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Andrea Bennett
December 24, 2014

All of the Las Vegas Strip looks like a giant movie set—mostly because its casinos have been such prominent players in so many movies, and its frequent starring roles and featured icons make us feel like we know Las Vegas inside and out (even when much of the action took place on a Hollywood sound stage). For instance, the iconic merry-go-round bar from Fear And Loathing in Las Vegas was actually a stand-in, since the property didn’t give its permission to film inside for the adaptation of Hunter S. Thompson’s novel, but people flock to Circus Circus anyway to see the place that inspired key scenes. And everyone is interested in the house in which Casino, Martin Scorsese’s depiction of mob-run Vegas starring Robert De Niro, Joe Pesci and Sharon Stone was filmed in 1995. However, it’s a privately occupied home on the edge of the Las Vegas National Golf Course, which has only had two owners since 1965, so ringing the doorbell and asking for a tour probably isn’t welcome. Still, there are plenty of movie backdrops you’ll recognize (look for Paul Blart, Mall Cop 2, which wrapped filming all over Wynn earlier this year, coming out in 2015).

Circus Circus

Circus Circus is a must-see stop for film buffs in Vegas, since it’s one of the most recognizable locations in Vegas. In Fear and Loathing in Las Vegas, Hunter S. Thompson wrote, “The Circus Circus is what the whole hep world would be doing Saturday night if the Nazis had won the war…The place is about four stories high, in the style of a circus tent, and all manner of strange Polish Carnival madness is going on up in this space.” And though the fictional “Bazooko Circus” was a stand-in for the resort in the 1998 film, it’s the flavor of the place that film lovers want to experience. You’ll recognize the midway from Diamonds are Forever, and its exterior from Austin Powers: International Man of Mystery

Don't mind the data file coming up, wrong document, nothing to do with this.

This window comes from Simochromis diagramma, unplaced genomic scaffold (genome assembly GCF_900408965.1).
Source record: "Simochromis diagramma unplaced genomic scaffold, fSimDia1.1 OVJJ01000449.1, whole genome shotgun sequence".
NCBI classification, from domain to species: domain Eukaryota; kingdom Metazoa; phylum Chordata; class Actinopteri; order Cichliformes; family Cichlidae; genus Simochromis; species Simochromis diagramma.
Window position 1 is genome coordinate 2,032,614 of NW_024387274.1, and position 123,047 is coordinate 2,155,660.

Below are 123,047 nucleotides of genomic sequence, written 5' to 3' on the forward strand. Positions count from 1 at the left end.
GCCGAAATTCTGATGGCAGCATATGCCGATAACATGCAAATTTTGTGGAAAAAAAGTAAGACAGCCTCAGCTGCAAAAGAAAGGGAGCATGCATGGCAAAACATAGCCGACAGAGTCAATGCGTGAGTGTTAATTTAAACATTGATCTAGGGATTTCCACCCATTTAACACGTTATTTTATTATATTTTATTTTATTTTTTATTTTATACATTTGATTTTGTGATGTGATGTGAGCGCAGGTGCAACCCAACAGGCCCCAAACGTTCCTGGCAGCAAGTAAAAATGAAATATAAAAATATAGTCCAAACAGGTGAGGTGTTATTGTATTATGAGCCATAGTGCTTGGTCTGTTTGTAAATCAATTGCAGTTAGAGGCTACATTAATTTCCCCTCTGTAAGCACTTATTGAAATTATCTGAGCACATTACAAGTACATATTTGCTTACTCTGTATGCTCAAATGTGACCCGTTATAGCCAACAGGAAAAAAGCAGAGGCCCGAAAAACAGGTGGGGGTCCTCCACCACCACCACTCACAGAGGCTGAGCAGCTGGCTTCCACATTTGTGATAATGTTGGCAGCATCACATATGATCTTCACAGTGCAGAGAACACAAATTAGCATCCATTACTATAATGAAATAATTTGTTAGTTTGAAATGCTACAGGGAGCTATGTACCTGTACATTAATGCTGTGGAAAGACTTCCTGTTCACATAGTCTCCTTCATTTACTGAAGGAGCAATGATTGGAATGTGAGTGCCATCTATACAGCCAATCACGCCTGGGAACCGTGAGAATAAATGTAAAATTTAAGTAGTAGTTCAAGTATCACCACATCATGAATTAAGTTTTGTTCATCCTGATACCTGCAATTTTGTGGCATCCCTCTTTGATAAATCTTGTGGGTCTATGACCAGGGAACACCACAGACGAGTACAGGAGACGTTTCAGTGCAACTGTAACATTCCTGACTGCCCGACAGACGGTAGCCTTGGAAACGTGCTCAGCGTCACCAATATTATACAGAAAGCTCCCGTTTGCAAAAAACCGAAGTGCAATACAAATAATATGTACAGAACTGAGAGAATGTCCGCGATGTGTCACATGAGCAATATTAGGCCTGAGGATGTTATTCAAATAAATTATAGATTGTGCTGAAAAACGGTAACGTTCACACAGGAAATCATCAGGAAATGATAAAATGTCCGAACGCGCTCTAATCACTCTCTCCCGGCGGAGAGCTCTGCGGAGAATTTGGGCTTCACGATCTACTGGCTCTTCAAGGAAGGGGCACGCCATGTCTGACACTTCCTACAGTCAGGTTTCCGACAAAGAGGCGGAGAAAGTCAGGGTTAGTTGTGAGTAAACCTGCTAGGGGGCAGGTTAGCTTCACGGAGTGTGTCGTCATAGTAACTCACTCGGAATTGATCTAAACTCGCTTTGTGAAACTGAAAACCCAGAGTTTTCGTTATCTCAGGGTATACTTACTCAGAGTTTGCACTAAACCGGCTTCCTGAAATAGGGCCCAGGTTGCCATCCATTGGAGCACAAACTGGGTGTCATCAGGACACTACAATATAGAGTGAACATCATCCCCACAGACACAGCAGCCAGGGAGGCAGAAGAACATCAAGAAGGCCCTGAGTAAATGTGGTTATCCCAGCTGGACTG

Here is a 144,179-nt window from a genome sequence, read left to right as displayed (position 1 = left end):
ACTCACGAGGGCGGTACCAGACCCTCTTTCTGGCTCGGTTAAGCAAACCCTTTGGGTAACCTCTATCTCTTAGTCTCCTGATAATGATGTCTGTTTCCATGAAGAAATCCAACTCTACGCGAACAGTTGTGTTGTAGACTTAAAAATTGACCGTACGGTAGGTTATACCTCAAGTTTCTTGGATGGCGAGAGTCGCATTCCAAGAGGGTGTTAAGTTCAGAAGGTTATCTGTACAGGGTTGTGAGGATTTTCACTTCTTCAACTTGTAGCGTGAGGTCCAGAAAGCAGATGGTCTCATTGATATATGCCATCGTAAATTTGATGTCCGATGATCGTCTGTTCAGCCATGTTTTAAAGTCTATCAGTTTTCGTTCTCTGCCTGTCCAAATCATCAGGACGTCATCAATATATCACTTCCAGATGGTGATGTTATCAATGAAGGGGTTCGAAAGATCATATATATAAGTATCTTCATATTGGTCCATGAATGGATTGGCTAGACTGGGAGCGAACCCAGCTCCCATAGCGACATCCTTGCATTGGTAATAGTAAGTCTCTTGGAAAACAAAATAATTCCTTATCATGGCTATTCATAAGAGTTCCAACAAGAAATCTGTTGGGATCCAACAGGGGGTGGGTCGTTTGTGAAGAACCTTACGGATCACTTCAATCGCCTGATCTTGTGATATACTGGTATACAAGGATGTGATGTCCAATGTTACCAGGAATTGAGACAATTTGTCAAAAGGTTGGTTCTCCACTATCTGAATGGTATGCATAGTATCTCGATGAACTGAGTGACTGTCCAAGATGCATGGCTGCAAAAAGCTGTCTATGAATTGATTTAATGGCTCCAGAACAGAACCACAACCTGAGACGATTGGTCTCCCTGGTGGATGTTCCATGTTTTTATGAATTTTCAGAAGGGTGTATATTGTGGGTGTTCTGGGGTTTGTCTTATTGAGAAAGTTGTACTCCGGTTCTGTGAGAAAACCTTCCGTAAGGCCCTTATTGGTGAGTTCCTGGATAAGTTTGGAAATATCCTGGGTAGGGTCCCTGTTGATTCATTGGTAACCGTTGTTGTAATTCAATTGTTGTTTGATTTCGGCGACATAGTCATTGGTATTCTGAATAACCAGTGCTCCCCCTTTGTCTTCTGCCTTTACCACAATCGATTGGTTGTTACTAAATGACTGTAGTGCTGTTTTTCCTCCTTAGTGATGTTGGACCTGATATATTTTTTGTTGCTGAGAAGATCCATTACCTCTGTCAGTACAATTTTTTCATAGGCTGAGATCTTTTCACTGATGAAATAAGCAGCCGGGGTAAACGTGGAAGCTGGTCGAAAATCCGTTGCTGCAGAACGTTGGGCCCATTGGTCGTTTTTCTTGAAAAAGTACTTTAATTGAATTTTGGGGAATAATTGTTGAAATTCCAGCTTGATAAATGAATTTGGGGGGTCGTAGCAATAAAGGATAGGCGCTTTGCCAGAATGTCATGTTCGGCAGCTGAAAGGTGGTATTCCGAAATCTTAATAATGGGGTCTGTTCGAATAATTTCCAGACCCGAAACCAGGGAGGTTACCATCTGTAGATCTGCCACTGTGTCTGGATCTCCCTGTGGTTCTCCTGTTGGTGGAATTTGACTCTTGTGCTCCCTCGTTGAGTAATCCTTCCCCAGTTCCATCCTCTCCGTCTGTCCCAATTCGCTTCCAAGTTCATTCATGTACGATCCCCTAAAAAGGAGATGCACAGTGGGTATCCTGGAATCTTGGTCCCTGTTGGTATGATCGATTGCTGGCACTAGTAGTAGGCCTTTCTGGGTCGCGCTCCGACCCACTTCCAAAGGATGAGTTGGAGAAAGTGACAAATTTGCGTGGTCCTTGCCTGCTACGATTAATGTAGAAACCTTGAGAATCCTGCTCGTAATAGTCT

Westgate Las Vegas Resort & Casino

When M gives James Bond the mission of intercepting a diamond heist in Diamonds are Forever (1971), the spy protests that he’s too big for a simple smuggling matter. Little does he know that the interception will involve super villain clones, the threat of mass destruction and a giant diamond-powered laser—all against the backdrop of the Nevada desert. Of course, Bond stays at the Tropicana, home of the bare-breasted Folies Bergere revue. Several of the iconic hotels feature in the movie have long since closed, including the Sands, the Dunes, the Landmark, and the Mint, but the International (the “Whyte House” in the movie) lives on as the Westgate—a rebranded in 2014. The building itself has gone through a number of changes, as the Las Vegas Hilton, then the LVH, but the building—and its recognizable sign—have been backdrops in Elvis Presley’s concert documentary, Elvis – That’s The Way It Is; Indecent Proposal; and Over the Top.  

Tropicana Las Vegas

The Trop has been background scenery in Diamonds Are Forever, plus the 1970s TV series Vegas was filmed here,  but it is best known to those who love The Godfather movies. The Las Vegas sequence of The Godfather was filmed here, as the site of Michael Corleone’s Vegas casino business; and it is referred to briefly in The Godfather Part II—but its name changed to “Tropigala” during filming to avoid copyright issues.

The Neon Museum

When it was simply the Neon Boneyard – a collection of 150 Las Vegas neon signs from the 1930s put out to pasture, it was the background of a number of films; most memorably, Mars Attacks. Then, it was available by appointment only. Now open to the public, the rehabbed La Concha Motel lobby stands as its visitors’ center. Enter to see iconic signs like the Moulin Rouge, Desert Inn and the Stardust. 

The Riviera

Opened in 1955, the Riviera was the first high-rise on the Strip and because of its literally star-studded appearance—and its retro-fabulous appearance in a sea of themed hotels—it has made many appearances over the years – particularly its exterior. Riveria has had cameos in Austin Powers, Diamonds are Forever, Casino, the 1960 Ocean’s 11 and Showgirls.  

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